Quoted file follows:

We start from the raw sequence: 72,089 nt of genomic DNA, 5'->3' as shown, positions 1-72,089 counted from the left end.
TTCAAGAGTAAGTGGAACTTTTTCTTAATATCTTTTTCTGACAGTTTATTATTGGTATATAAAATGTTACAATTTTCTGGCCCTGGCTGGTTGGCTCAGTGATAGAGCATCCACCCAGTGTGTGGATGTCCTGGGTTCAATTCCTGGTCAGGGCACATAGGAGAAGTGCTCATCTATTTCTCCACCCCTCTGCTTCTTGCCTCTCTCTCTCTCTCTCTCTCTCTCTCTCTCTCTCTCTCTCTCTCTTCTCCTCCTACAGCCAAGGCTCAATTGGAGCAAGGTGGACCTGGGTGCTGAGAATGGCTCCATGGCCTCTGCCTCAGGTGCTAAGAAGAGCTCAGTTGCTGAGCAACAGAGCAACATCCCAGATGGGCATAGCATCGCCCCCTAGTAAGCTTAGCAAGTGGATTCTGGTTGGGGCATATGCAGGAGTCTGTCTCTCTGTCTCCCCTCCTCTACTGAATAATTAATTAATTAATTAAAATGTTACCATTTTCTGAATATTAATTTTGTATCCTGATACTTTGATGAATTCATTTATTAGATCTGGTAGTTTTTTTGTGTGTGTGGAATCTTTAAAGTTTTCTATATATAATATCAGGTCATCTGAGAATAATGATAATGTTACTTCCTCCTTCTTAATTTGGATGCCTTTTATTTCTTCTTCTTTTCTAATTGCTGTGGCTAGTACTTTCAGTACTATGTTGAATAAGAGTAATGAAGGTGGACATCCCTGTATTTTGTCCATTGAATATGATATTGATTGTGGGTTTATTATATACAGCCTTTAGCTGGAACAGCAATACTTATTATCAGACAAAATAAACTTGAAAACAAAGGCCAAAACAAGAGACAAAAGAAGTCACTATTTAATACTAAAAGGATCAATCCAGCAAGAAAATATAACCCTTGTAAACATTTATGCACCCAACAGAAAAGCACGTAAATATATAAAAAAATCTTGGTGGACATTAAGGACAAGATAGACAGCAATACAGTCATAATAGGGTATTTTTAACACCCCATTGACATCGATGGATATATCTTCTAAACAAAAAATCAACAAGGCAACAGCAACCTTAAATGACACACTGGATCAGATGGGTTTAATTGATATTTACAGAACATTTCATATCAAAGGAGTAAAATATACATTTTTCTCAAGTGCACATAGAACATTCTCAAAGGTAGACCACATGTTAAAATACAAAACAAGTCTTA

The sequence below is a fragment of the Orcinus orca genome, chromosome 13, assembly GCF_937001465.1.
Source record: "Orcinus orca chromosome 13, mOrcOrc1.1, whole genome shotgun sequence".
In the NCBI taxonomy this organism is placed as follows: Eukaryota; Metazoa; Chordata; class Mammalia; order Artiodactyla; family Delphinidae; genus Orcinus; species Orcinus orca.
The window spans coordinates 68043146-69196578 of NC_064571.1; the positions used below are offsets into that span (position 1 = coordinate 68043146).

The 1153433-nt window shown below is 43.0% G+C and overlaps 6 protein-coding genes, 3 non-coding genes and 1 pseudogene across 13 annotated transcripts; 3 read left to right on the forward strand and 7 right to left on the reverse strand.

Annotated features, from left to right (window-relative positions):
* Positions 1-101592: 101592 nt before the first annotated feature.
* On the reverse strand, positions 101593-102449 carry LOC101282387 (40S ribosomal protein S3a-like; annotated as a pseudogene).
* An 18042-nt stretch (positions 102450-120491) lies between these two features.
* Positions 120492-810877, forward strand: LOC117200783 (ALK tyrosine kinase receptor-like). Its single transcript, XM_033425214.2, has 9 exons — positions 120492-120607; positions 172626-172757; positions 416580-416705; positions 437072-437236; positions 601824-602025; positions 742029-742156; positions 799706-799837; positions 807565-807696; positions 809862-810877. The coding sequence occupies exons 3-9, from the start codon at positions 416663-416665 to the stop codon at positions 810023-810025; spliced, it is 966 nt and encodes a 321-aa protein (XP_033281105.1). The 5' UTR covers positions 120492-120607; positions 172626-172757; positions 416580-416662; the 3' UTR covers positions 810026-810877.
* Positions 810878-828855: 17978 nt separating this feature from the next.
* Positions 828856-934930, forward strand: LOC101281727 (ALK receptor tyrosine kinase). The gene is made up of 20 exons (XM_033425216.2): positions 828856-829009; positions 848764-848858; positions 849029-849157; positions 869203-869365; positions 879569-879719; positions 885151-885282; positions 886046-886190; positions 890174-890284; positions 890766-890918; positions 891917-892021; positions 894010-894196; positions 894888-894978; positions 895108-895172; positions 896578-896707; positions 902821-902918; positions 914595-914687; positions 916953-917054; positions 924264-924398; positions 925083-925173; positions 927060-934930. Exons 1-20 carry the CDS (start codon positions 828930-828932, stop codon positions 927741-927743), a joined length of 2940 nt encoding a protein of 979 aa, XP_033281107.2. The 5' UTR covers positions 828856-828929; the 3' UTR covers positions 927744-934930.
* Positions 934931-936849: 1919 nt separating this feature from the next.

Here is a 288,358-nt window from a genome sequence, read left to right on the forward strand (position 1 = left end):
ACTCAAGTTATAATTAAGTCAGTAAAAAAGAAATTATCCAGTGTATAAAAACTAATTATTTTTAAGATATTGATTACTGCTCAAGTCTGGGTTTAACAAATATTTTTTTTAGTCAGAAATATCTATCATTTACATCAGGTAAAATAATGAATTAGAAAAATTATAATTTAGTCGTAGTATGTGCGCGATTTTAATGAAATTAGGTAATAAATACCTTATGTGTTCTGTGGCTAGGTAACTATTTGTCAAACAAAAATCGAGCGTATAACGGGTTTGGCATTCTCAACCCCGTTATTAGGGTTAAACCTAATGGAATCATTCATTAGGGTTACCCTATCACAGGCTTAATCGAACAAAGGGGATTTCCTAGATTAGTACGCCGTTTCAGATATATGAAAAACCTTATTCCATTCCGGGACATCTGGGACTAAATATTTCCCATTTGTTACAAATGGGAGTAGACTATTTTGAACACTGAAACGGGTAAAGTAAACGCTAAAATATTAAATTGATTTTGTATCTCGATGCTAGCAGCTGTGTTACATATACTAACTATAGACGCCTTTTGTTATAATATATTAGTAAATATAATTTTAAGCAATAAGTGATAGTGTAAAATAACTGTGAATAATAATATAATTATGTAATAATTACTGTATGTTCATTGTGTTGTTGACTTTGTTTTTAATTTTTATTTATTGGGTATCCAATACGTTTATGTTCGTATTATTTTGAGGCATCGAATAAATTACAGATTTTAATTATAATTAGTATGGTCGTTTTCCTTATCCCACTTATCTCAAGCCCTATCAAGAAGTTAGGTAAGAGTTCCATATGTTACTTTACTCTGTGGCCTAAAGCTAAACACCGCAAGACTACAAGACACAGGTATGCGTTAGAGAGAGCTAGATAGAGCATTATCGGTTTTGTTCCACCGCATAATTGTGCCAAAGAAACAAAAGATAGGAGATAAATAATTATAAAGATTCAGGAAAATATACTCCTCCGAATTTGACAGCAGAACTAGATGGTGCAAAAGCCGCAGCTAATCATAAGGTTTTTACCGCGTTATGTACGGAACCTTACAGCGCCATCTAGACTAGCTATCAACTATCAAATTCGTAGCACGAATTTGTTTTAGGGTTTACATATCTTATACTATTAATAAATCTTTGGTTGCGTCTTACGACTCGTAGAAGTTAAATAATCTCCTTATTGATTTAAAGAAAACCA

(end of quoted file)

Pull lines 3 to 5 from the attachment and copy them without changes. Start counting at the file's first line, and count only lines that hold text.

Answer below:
The sequence below is a fragment of the Orcinus orca genome, chromosome 13, assembly GCF_937001465.1.
Source record: "Orcinus orca chromosome 13, mOrcOrc1.1, whole genome shotgun sequence".
In the NCBI taxonomy this organism is placed as follows: Eukaryota; Metazoa; Chordata; class Mammalia; order Artiodactyla; family Delphinidae; genus Orcinus; species Orcinus orca.